Rower Phillips speaks out about student-athlete mental health

    Vikes women’s rower Jess Phillips opens up about her recent strides in supporting her mental health

    VICTORIA – There’s a new pup on campus and he goes by the name of Bentley. The four-month old border collie has gathered a lot of attention around the University of Victoria campus, particularly around the Centre for Athletics, Recreation and Special Abilities and not just for his innocent looks. Vikes women’s rower Jess Phillips has introduced her in-training psychiatric service dog to her daily student-athlete life as she combats her struggles with mental illness.

    On Jan. 31 the nation, and in particular U SPORTS student-athletes, will focus in on joining the conversation around mental health and illness in support of Bell Let’s Talk day. The initiative has made it safer and safer for people to engage in conversation about their mental health struggles and that is just the case for Phillips.

    “I had seen an Edmonton article about a girl who got her own dog and she had anxiety and was training her dog to be a psychiatric service dog,” said Phillips, who took the fall of 2017 off from rowing due to her mental health struggles. “I knew that was what I needed and I took matters into my own hands and got Bentley.”

    Phillips returned to campus in 2018 and with the help of Bentley has been able to return to her student-athlete life.

    “It’s hard because people are wondering what is he training for and why do you have him,” said Phillips, who has plans to get Bentley certified after his basic obedience training. “Everyone stares at you but I find that I’m not paying attention to everyone. I’m paying attention to Bentley and I just tell them the truth. I would rather be open and honest with people about what he’s for and how he’s helping me.”

    Phillips, who has been diagnosed with generalized anxiety disorder and major depressive disorder, has had the full support of her team mates and the UVic campus. Phillips is keen to acknowledge that the struggles of balancing a student-athlete life can be exhausting.

    “With rowing we train twice a day every day of the week and that’s a huge time commitment,” said the Social Sciences major. “You have to get all of your training done, your studies, sleep and if you have time hanging out with friends. If you’re on the national team training is your job but when you’re a student-athlete you really have two or three jobs at once and that can be a lot of pressure.”

    Phillips is at UVic as a visiting student from the University of Alberta, studying Recreation sport and tourism. Last spring the Edmonton native competed for the Vikes varsity eight crew at both the Brown Cup and the San Diego Crew Classic. Entering in to her final years of eligibility, Phillips is hoping that her story will help open doors for other student-athletes who might be struggling.

    “I had a really hard time getting to practice some days which, in rowing, when you don’t show up you mess up the entire boat,” Phillips described. “I would wake up some mornings, have a panic attack and wouldn’t be able to get out of bed. It was hard to deal with it and have people understand.”

    “I had a spinal fusion surgery back in 2014 and I always compare how I was treated when I told people I couldn’t come to practice because my back hurt versus struggling today because of mental health. It’s really just that stigma and although we have come so far, there really is still a long way to go.”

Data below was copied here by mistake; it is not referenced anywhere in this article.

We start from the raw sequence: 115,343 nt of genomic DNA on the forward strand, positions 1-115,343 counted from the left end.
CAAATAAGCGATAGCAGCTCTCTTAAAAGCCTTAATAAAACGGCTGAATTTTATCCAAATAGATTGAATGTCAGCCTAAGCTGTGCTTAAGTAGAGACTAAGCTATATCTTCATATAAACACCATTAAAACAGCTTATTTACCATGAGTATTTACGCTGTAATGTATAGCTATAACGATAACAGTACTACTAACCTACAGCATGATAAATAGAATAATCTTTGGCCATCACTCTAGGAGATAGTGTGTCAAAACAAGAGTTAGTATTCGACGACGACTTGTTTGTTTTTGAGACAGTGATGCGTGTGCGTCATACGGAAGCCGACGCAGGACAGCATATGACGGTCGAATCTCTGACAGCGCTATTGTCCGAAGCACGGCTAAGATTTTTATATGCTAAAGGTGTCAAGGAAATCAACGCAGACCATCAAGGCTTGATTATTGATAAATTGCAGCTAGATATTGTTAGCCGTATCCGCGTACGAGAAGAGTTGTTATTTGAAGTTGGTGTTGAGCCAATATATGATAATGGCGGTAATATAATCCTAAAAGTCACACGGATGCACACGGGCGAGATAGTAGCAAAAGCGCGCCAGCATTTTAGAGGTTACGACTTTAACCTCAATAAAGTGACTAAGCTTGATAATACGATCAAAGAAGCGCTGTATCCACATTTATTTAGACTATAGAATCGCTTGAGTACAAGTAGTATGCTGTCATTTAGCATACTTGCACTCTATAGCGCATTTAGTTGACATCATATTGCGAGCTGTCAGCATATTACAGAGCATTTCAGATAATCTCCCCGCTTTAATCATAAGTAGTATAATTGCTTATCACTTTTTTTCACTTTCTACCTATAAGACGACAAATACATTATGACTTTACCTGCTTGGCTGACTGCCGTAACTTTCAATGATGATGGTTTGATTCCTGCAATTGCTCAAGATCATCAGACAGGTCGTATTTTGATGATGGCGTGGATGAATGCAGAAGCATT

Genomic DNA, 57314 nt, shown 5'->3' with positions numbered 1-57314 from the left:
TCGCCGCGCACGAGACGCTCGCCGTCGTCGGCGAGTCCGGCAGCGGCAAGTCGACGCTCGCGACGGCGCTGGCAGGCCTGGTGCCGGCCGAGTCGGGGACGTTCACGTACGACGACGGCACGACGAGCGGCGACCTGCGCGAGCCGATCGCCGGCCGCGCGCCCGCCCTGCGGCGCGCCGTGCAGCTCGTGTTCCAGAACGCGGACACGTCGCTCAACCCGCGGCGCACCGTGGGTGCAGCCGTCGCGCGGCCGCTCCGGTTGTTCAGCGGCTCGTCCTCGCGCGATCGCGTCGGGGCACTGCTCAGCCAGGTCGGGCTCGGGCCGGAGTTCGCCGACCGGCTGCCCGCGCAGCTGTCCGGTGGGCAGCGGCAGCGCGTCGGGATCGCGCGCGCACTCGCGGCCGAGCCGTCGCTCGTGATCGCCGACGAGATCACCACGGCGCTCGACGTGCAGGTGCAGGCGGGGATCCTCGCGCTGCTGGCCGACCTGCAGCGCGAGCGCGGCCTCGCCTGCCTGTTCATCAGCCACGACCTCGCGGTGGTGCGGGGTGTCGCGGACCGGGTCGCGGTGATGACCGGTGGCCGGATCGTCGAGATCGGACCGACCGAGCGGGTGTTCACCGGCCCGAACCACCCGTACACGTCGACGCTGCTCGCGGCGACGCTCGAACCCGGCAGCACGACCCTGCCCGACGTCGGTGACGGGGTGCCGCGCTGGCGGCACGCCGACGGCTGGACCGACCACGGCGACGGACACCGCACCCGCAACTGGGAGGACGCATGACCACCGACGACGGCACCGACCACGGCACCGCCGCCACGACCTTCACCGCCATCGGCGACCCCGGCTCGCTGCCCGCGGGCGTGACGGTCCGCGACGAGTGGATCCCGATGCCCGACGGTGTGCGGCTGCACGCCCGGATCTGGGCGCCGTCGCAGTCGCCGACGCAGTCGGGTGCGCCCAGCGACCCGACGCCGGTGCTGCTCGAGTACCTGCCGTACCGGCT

Phillips hit her ultimate low in November 2017 but made the choice to take strides towards a new direction.

    “Last year being in a boat caused me to have panic attacks and in the last month even I have a seen a shift in myself and the best part of my day is being out on the water,” said Phillips about her transformation. “With Bentley now, he doesn’t allow me to stay in bed. I have to get up and get going and that sometimes was my biggest struggle.”

    The Vikes varsity teams have all committed to helping raise awareness for mental health, joining the conversation and supporting the Jan. 31 Bell Let’s Talk day initiatives. On Saturday, Jan. 27 the varsity teams will be at the Vikes basketball games (5 p.m. women, 7 p.m. men) with their Bell Let’s Talk blue toques helping to support awareness of the Jan. 31 campaign.

    Phillips hopes that others struggling will find the same path that she did in their own way.

    “You might think it’s the end but it’s never going to be the end,” she advises. “There’s always, always, always something positive that you can go towards in life. I was hospitalized last year and I thought that was it. I was 23 thinking it was over but now all these new doors are opening and it’s a completely new day. No matter how in the dark you are there’s always that little sliver of light.”

    Phillips is also hoping to start a UVic hub of the Student Athlete Mental Health Initiative (SAHMI), a charity organization focused on raising awareness and improving the mental health of post-secondary student-athletes. SAMHI already has representative groups at the University of Toronto and Guelph. The student-lead groups help create mentally healthy environments for their peers, coaches and campus community.


    Watch the CTV Vancouver Island news feature on Jess here.

    Bell Let’s Talk day is on Jan. 31 and there are multiple ways to show your support on the day. Bell will donate 5 cents towards mental health initiative for every:

    • Text message sent by Bell Canada customers
    • Every mobile and long distance call made by Bell Canada customers
    • Every tweet with #BellLetsTalk
    • Every view of the Bell Let’s Talk Day video on Instagram and facebook
    • Every snapchat sent using the Bell Let’s Talk filter

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